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(DV) Street: "To All Who Wear the Uniform"







“To All Who Wear the Uniform”
Messianic Militarism Versus Democracy in Imperial America 

by Paul Street
December 3, 2005

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It's getting hard not to notice that most of president Bush's major speeches are being delivered in military forums -- at bases, war colleges, naval academies, and the like. 

It makes sense.  A rising percentage of the U.S. citizenry -- 62 percent in a November AP-Ipsos poll -- disapproves of Bush's Iraq policy. 

Thanks largely to that policy, the president's approval ratings are at an all-time low. He's being openly mocked on dominant entertainment media and challenged in the halls of Congress. 

Earlier this week, General Electric Television (NBC) gave the New Yorker's Seymour Hersh a couple minutes on the happy morning Today Show to pitch an article that starkly depicts the militaristic madness of boy-king George. Hersh quotes a number of current and former military, intelligence, and administration officials to reveal an increasingly detached and messianic president who is "impervious to political pressure even from fellow Republicans." According to insiders, Bush believes "God put me here" to occupy Iraq. A "Pentagon adviser" told Hersh that Bush is "not going to back off" the occupation" because the president sees his illegal and immoral Iraq policy as "bigger than domestic politics." By Hersh's informants' account, "bigger" means "divinely inspired."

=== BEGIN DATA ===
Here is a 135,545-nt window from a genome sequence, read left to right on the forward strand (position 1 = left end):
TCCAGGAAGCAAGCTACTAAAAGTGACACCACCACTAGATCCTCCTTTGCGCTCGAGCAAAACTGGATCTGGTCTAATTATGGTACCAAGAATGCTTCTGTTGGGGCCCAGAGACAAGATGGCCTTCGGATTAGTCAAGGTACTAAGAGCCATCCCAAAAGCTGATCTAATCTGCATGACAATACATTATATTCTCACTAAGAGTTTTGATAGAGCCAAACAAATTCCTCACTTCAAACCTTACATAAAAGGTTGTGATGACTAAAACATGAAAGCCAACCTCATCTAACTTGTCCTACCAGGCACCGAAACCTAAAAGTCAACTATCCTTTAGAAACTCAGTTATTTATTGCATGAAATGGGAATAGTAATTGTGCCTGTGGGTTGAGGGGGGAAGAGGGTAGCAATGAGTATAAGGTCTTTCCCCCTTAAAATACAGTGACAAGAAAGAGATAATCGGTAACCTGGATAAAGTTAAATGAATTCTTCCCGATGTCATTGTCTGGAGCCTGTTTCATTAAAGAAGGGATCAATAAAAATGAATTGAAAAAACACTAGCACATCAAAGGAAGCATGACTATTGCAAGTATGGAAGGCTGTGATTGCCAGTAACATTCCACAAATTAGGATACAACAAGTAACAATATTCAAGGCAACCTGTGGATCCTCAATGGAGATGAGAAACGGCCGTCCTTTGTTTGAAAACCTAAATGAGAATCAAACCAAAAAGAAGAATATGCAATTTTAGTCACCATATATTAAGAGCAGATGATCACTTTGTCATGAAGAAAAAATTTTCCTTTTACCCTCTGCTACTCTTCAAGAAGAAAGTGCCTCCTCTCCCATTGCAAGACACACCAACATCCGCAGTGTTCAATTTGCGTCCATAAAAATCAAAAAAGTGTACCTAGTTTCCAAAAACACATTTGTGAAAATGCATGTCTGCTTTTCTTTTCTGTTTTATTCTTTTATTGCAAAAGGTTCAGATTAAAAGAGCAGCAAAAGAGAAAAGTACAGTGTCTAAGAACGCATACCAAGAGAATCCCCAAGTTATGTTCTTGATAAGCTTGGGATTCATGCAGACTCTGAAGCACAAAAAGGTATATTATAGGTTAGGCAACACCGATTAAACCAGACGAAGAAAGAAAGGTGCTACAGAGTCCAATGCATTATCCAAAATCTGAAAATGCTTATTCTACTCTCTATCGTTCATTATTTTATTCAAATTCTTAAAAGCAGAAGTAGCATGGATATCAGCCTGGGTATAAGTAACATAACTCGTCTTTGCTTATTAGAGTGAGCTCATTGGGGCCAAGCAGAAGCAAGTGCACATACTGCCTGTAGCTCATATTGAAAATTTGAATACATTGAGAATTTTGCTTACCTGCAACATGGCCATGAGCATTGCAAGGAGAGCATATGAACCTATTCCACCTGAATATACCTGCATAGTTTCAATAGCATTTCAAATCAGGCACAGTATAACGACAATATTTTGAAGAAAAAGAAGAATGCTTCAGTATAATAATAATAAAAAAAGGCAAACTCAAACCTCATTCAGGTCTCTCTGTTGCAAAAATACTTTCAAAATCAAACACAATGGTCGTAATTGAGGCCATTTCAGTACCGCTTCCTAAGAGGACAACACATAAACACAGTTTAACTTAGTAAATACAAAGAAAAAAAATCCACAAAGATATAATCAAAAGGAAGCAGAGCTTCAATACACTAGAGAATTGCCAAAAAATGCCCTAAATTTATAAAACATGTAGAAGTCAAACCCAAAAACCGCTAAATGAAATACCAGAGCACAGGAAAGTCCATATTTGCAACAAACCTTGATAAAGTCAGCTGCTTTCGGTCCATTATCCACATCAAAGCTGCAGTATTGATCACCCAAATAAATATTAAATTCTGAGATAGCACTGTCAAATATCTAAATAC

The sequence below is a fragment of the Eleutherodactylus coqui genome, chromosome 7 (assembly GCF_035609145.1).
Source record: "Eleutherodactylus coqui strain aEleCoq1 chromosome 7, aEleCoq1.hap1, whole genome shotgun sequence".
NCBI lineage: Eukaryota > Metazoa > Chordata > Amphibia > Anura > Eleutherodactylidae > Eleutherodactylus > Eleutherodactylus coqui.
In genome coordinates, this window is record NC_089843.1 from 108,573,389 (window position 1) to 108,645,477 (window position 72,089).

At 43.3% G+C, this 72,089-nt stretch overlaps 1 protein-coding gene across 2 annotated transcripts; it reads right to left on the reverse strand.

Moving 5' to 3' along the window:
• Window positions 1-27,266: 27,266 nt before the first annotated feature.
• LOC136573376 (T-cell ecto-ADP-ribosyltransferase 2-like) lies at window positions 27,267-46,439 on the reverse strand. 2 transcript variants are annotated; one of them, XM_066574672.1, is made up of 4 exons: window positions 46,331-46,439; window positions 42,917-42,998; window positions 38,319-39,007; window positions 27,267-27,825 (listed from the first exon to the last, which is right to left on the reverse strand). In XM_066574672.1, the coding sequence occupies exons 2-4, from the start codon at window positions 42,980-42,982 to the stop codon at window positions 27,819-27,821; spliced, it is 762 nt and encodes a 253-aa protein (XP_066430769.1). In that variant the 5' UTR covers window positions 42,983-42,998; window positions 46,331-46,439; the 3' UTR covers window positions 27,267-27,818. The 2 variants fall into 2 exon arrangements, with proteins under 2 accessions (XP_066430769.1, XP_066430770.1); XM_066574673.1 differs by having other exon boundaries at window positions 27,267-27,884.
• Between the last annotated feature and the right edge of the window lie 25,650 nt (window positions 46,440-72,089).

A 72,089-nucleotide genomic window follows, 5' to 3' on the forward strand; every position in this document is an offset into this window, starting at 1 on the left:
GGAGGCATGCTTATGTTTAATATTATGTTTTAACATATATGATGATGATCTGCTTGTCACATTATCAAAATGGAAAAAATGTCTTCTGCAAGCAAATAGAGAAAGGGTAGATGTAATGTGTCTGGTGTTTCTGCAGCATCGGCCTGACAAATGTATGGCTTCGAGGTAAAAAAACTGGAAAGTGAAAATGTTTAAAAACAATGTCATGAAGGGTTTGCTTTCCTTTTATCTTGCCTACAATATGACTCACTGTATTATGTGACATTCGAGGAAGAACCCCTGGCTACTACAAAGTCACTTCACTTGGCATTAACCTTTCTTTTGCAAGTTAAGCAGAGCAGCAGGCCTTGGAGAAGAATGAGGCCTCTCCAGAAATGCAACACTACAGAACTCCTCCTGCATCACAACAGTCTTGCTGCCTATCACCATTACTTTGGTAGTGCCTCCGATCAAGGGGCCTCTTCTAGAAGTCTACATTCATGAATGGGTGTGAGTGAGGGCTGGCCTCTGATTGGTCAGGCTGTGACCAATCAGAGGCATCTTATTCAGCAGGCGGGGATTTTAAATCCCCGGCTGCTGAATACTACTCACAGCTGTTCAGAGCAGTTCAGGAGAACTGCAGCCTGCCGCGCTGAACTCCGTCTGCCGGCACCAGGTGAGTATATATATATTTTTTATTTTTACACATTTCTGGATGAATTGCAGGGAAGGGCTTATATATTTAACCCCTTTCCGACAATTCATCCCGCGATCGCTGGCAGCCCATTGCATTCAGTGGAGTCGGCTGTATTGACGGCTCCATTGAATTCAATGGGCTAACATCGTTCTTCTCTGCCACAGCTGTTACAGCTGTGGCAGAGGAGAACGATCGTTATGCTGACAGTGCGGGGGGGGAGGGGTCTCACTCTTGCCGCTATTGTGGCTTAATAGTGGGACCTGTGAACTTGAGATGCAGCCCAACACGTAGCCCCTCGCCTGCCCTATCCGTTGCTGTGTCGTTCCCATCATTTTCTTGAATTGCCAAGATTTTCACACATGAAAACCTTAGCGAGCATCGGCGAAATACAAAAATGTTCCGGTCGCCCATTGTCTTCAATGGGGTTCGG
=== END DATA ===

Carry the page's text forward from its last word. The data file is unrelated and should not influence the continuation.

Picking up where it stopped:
It's also hard not to observe that Bush justifies his defiance of democratic mass opinion by claiming a special, direct, and higher relationship between the president as Commander-In-Chief and the supposedly loyal soldiers of his curiously terrorist "war on terror." 

Most U.S. citizens want a quick exit from Mesopotamia. A rising number of the nation's Congresspersons are calling for a timetable for the pullout of troops. And, for what it's worth to U.S. policymakers, more than 70 percent of the Iraq's lawmakers and more than 80 percent of that nation's populace want U.S. and British forces out. 

So what?, says Bush, appealing above the heads of the mere citizenry (the supposed masters of policy in a democratic society) to the noble and virtuous mercenaries and gendarmes of U.S. empire. 

"To all who wear the uniform," Bush told the Naval Academy's junior cadets Wednesday, "I make you this pledge: America will not run in the face of car bombers and assassins as long as I am your commander in chief." 

Is "Bring'Em On" Bush still trying to make up for his flight from "service" in an earlier imperial and racist war (the War on Vietnam) that he supported? 

Whatever, the president appears to think that his most solemn pledge of allegiance is to his mercenary ("volunteer" and therefore non-citizen) military, not the populace.